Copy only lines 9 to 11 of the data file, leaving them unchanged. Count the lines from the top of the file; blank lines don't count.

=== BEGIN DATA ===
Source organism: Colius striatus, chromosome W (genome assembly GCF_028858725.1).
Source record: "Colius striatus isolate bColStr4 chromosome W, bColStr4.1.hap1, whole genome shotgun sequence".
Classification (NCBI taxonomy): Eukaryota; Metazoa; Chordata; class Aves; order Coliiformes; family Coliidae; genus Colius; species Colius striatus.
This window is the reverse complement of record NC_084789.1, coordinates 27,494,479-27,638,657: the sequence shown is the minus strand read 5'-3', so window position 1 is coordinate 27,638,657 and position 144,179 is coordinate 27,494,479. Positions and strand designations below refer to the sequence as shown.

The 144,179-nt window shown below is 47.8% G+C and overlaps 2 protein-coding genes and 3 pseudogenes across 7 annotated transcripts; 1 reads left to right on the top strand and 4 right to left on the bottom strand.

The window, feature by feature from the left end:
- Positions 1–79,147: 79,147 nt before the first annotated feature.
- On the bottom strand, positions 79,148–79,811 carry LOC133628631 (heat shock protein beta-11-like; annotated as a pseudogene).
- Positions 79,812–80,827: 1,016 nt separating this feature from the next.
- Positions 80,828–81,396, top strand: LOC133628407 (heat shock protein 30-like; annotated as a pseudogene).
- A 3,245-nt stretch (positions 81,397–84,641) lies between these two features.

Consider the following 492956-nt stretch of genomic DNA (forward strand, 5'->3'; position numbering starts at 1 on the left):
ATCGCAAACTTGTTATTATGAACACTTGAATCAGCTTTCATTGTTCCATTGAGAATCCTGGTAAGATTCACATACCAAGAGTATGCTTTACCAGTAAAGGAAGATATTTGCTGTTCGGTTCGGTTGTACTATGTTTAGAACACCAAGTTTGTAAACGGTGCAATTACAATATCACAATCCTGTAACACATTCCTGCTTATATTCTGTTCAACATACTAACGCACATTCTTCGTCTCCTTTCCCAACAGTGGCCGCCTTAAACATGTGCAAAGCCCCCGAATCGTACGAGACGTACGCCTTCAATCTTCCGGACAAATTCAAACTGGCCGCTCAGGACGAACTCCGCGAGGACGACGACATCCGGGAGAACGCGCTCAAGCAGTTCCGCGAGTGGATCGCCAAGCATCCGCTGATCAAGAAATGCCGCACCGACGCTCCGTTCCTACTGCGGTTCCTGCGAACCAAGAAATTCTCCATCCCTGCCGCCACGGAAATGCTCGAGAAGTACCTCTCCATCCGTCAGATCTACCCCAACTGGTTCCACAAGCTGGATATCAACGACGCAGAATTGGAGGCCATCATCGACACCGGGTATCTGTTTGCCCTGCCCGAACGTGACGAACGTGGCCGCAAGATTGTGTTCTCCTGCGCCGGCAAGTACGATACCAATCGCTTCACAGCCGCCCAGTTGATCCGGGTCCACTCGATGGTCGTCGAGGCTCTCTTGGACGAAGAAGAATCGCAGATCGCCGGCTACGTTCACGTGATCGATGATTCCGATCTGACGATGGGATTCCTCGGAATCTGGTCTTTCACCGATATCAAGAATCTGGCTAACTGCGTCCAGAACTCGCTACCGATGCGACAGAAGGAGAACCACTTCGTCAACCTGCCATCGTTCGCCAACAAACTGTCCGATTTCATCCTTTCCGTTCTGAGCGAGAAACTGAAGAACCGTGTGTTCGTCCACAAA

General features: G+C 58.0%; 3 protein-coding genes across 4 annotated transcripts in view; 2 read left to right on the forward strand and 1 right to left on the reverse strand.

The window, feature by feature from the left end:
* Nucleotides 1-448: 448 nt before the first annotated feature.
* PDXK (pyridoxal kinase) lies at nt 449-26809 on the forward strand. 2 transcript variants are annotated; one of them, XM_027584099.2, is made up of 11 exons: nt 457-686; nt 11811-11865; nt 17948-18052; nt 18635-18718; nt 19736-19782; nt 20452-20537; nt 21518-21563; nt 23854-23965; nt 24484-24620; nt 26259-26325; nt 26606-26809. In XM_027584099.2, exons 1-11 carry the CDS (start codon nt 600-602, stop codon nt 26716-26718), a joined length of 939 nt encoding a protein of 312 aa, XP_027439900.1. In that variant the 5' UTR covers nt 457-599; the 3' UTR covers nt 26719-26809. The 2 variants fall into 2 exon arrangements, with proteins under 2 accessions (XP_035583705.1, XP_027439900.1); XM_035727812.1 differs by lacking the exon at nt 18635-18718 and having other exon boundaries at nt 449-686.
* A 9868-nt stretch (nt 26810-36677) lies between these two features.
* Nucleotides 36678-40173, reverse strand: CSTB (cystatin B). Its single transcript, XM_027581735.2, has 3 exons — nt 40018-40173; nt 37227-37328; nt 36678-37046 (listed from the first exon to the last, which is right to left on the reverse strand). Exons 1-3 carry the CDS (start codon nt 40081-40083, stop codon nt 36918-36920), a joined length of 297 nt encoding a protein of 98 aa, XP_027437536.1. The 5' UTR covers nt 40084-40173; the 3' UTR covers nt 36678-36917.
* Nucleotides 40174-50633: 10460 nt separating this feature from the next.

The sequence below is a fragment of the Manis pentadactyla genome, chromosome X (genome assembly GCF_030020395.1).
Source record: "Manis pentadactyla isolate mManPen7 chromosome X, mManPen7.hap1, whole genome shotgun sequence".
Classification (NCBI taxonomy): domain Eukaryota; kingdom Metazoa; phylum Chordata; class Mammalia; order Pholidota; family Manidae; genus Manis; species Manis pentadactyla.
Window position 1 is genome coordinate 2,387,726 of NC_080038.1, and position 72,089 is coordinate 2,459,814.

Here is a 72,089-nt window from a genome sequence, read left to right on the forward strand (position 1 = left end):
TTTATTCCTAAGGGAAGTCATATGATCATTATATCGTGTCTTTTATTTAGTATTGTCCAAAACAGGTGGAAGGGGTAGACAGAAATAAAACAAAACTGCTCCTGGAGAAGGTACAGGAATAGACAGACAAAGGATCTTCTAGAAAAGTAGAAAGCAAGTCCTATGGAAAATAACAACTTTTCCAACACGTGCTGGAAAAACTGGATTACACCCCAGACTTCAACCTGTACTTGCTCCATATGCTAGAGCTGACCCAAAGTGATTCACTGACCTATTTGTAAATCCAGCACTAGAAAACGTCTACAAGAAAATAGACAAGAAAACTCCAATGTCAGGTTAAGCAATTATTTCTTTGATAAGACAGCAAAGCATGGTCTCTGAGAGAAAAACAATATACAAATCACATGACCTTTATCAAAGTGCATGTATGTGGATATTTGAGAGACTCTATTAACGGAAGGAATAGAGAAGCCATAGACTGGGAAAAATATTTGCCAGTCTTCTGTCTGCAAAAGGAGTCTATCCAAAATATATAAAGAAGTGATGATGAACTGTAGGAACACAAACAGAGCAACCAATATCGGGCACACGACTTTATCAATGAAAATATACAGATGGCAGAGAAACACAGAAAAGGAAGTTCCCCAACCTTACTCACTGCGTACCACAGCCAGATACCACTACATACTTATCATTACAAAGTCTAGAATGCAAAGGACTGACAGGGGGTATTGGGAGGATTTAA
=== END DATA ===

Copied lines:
- Positions 79,812–80,827: 1,016 nt separating this feature from the next.
- Positions 80,828–81,396, top strand: LOC133628407 (heat shock protein 30-like; annotated as a pseudogene).
- A 3,245-nt stretch (positions 81,397–84,641) lies between these two features.